Will your boss let you watch Euro 2016?

Sickies set to cost the country millions

Updated: 
Three men stand in a row embracing smile and look in front of you, sports fans

Tomorrow, millions of football fans will settle down in front of the television to watch England take on Wales in the Euro 2016 football tournament. But with a 2pm kick-off, millions more are likely to find themselves stuck at work.

It's probably the most problematic game of the tournament, as later matches involving the home nations will take place at evenings and weekends. Even then, though, shift workers may find themselves stuck in the office, missing out on all the fun.

So how can you get the time off?

"The Euro 2016 tournament is an exciting event for many football fans but staff should avoid getting a red card for unreasonable demands or behaviour in the workplace during this period," says Sir Brendan Barber, chair of conciliation service ACAS.

"Many businesses need to maintain a certain staffing level in order to survive."

All the same, he says, employers should be as flexible as possible and consider requests for leave fairly. Non-football fans will probably be happier to cover for absences if they're promised a bit of flexibility in taking time off themselves at a later date. Shift workers may be able to arrange a swap with a colleague themselves and have it rubber-stamped by the boss.

Employers are supposed to evaluate all requests for leave completely impartially, so the fact that you're the biggest football fan in the office - or even have tickets for a match - shouldn't legally carry any weight. In practice, though, most employers would take account of such factors as long as they were sure it wouldn't cause any trouble.

Often, says ACAS, employers will be able top allow a certain amount of flexible working, so it's always worth asking your boss whether you can take a couple of hours off and then make the time up later.

But be careful if you do.

"Some people may like to participate in a drink or two while watching the match or go to the pub to watch a match live," ACAS warns. "It is important to remember that anyone caught drinking at work or under the influence of alcohol in the workplace could be subject to disciplinary procedures."

If you can't get out of the office at all, you may at least be allowed to listen to the radio or watch the TV. Be careful of spending too much time on social media or sports websites without permission, though, as many companies have specific policies relating to this.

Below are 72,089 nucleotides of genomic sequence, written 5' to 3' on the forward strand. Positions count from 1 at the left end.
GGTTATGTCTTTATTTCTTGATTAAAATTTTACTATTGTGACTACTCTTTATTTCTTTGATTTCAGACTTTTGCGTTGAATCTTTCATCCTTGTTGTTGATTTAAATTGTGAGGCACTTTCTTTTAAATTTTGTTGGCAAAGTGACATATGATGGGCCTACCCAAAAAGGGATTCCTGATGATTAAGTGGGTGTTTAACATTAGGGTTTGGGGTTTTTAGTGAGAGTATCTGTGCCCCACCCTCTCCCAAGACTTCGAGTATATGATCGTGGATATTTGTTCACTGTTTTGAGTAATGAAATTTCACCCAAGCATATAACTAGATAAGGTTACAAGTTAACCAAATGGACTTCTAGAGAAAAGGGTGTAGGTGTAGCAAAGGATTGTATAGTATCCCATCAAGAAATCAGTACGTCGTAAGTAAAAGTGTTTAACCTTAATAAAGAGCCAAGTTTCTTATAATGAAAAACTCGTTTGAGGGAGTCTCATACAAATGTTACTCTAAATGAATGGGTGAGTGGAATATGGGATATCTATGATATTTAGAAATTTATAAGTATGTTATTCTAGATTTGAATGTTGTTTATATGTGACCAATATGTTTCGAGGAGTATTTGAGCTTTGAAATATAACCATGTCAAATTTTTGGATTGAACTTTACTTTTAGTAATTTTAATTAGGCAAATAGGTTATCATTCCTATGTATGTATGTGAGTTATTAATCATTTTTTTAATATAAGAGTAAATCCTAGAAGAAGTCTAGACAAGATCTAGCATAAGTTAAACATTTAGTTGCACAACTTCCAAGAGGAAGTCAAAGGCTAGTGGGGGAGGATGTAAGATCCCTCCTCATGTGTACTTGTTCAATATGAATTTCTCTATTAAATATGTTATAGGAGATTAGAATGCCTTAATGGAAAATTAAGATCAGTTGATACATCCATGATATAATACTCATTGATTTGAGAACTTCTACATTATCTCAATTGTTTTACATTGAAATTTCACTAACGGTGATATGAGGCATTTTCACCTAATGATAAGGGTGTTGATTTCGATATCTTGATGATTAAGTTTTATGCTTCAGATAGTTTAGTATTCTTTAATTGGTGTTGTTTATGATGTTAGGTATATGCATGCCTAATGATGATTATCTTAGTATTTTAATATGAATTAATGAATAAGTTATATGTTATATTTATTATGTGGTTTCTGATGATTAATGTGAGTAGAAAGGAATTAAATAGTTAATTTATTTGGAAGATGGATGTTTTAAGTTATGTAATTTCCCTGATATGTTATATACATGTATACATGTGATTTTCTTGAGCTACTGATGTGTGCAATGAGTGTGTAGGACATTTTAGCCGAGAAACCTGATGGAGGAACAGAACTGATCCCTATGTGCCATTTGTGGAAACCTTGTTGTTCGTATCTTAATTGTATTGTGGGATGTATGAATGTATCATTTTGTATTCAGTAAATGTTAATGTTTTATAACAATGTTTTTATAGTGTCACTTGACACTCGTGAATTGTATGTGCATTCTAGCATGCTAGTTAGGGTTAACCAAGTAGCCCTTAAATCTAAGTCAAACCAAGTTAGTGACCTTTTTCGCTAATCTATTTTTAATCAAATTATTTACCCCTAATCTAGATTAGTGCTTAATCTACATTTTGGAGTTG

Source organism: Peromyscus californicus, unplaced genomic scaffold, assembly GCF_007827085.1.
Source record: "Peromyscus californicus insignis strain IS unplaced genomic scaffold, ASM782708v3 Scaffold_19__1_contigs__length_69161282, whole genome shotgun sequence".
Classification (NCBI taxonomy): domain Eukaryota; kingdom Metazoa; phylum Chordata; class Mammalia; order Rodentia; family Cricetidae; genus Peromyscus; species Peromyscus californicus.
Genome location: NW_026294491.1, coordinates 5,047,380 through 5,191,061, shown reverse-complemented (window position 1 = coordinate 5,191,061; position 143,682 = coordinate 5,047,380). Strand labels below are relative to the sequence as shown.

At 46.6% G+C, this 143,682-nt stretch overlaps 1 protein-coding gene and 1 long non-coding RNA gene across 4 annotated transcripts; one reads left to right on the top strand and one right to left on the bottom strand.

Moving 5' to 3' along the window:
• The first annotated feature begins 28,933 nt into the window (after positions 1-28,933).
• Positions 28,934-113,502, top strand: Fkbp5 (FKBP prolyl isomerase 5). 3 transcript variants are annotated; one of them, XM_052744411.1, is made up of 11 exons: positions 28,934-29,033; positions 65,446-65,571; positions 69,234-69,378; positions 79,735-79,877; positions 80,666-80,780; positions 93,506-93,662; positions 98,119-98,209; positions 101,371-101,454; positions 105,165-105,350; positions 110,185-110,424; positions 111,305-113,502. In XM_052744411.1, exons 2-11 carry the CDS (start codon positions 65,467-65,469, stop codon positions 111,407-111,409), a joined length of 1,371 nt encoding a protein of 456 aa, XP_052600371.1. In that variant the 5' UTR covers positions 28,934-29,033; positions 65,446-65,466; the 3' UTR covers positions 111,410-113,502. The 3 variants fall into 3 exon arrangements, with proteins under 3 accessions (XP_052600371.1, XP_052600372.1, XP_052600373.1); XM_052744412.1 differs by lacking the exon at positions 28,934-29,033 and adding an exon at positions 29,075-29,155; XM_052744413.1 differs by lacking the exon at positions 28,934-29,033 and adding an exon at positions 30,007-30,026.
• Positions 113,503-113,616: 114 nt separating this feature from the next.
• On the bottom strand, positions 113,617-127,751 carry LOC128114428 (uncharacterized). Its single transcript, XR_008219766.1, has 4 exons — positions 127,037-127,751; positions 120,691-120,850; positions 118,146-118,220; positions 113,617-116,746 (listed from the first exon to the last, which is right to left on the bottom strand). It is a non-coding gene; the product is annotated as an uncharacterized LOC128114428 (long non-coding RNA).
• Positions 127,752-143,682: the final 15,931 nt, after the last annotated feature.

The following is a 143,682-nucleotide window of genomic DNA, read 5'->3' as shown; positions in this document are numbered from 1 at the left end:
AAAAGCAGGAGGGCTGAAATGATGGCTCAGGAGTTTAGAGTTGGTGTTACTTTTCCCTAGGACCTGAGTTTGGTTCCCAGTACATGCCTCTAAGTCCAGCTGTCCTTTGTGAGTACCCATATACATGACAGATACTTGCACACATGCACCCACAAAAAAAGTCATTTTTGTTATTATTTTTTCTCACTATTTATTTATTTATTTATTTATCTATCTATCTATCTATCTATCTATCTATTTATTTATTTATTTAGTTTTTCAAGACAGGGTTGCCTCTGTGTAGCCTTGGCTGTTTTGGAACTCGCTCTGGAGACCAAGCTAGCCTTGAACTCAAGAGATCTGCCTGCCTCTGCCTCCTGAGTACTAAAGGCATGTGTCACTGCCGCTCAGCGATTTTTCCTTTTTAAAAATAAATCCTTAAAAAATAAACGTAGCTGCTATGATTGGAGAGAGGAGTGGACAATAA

No doubt, many people will be tempted to throw a sickie. Indeed, in a social media poll carried out last week by employment law specialist ELAS, 44% of Twitter users and 37% of Facebook users said they'd be prepared to do so to watch their favourite team.

Euro 2016 skivers, says the firm, could cost the country over £269 million in lost work productivity.

"Most companies quite rightly take the view that business must come first, particularly in the current economic climate, which means that someone hell bent on watching as many matches as possible will have to find a reason for not being at work," says head of consultancy Peter Mooney.

"Reliable recording systems can identify patterns of absenteeism which, should they coincide with big football matches, can raise a red flag to employers."

You've got very little chance of getting away with it, in other words - and the same applies to anybody hoping to hide under the duvet with a hangover the day after a match.

According to jobs website Careerbuilder.com, a third of employers check up on absent staff, with two thirds of these demanding a doctor's note, half phoning the employee at home and one in five also checking the employee's social media posts.

And some employers are making it crystal clear that they'll be taking a hard line.

In the Welsh county of Gwynedd, for example, all school heads have been told that no staff should be given any time off for Euro 2016 at all. Any absences, the council warns, 'will be regarded as a serious disciplinary matter which could lead to measures including the termination of employment'.

All in all, you've got very little chance of pulling a sickie and getting away with it - better to just ask the boss nicely if you can have the TV on at work...

Euro 2016: UK nations' group games
England and Wales (Group B)
Sat 11 June 5.00pm – Wales v Slovakia
Sat 11 June 8.00pm – England v Russia
Thurs 16 June 2.00pm – England v Wales
Mon 20 June 8.00pm – Slovakia v England
Mon 20 June 8.00pm – Russia v Wales
Northern Ireland (Group C)
Sun 12 June 5.00pm – Poland v N Ireland
Thurs 16 June 5.00pm – Ukraine v N Ireland
Tues 21 June 5.00pm – N Ireland v Germany

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